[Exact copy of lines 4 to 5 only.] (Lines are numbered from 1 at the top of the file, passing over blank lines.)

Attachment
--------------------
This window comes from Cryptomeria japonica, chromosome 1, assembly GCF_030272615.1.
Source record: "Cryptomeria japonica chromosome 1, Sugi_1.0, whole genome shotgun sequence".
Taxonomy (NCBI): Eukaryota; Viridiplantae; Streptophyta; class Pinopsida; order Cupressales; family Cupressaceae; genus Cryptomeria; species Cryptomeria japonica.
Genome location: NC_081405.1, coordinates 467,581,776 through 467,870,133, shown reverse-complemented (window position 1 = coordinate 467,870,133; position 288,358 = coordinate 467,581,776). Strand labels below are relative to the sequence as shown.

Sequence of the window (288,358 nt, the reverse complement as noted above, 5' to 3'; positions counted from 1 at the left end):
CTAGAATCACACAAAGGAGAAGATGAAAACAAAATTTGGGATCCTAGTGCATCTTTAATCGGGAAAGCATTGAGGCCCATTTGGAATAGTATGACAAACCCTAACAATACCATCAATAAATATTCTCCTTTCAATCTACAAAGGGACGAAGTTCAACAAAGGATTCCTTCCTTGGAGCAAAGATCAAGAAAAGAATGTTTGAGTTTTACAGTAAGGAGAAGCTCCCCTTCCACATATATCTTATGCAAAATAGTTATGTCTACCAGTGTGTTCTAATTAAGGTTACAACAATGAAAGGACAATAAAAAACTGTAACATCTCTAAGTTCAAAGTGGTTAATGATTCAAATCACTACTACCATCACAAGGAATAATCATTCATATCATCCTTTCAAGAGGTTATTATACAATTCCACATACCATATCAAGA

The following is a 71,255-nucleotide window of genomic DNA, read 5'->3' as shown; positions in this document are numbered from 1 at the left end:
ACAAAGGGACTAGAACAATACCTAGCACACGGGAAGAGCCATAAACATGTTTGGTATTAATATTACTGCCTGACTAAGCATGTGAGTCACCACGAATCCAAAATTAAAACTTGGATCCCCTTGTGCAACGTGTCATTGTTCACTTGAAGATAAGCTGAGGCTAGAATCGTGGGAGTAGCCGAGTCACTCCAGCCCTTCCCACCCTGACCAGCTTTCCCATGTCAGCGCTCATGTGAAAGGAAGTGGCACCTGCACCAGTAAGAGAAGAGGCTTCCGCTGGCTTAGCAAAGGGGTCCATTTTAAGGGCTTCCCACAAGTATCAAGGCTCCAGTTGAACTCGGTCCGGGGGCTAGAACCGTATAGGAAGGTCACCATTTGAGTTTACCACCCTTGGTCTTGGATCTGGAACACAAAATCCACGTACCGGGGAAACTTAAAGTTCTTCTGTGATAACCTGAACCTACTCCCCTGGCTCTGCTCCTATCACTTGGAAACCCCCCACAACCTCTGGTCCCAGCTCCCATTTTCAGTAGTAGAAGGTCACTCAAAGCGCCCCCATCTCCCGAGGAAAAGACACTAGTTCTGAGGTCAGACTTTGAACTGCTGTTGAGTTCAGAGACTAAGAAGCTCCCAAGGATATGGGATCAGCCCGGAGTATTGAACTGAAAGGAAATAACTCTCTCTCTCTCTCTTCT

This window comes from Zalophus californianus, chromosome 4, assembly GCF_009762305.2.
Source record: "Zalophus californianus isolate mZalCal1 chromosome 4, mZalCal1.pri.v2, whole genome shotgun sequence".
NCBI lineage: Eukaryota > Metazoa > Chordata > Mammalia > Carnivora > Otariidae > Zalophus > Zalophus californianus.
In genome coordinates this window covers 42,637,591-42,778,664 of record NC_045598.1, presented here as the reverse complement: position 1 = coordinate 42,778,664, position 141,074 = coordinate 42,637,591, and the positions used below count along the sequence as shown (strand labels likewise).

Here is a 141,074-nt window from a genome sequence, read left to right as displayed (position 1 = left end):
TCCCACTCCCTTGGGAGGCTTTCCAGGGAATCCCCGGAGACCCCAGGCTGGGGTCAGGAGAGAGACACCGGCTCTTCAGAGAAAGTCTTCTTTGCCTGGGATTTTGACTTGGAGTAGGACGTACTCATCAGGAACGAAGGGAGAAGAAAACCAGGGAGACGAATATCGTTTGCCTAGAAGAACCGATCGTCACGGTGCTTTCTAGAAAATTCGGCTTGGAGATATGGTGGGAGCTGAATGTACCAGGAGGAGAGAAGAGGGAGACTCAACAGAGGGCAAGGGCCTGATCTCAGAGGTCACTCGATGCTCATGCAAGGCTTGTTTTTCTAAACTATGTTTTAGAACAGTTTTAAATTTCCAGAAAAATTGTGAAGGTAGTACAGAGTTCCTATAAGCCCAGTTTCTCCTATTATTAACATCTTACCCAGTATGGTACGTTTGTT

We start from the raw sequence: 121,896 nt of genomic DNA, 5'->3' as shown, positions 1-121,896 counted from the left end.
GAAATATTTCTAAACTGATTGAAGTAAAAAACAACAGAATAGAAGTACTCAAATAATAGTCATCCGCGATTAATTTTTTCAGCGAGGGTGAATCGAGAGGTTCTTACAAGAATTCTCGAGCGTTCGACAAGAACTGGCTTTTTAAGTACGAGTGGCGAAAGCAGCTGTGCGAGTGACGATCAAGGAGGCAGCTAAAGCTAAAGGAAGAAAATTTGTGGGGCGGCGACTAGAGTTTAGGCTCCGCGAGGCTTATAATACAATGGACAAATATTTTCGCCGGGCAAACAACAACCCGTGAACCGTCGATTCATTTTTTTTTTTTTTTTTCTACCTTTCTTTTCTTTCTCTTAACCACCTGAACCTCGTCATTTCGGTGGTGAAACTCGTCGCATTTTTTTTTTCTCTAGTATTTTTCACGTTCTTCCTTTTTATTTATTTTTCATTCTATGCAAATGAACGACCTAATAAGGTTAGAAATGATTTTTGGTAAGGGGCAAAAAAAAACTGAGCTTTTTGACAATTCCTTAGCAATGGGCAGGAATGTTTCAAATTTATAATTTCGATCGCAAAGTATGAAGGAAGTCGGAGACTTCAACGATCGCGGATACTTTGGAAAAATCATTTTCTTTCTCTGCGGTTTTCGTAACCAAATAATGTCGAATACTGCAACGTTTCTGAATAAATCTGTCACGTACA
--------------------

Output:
Genome location: NC_081405.1, coordinates 467,581,776 through 467,870,133, shown reverse-complemented (window position 1 = coordinate 467,870,133; position 288,358 = coordinate 467,581,776). Strand labels below are relative to the sequence as shown.

Sequence of the window (288,358 nt, the reverse complement as noted above, 5' to 3'; positions counted from 1 at the left end):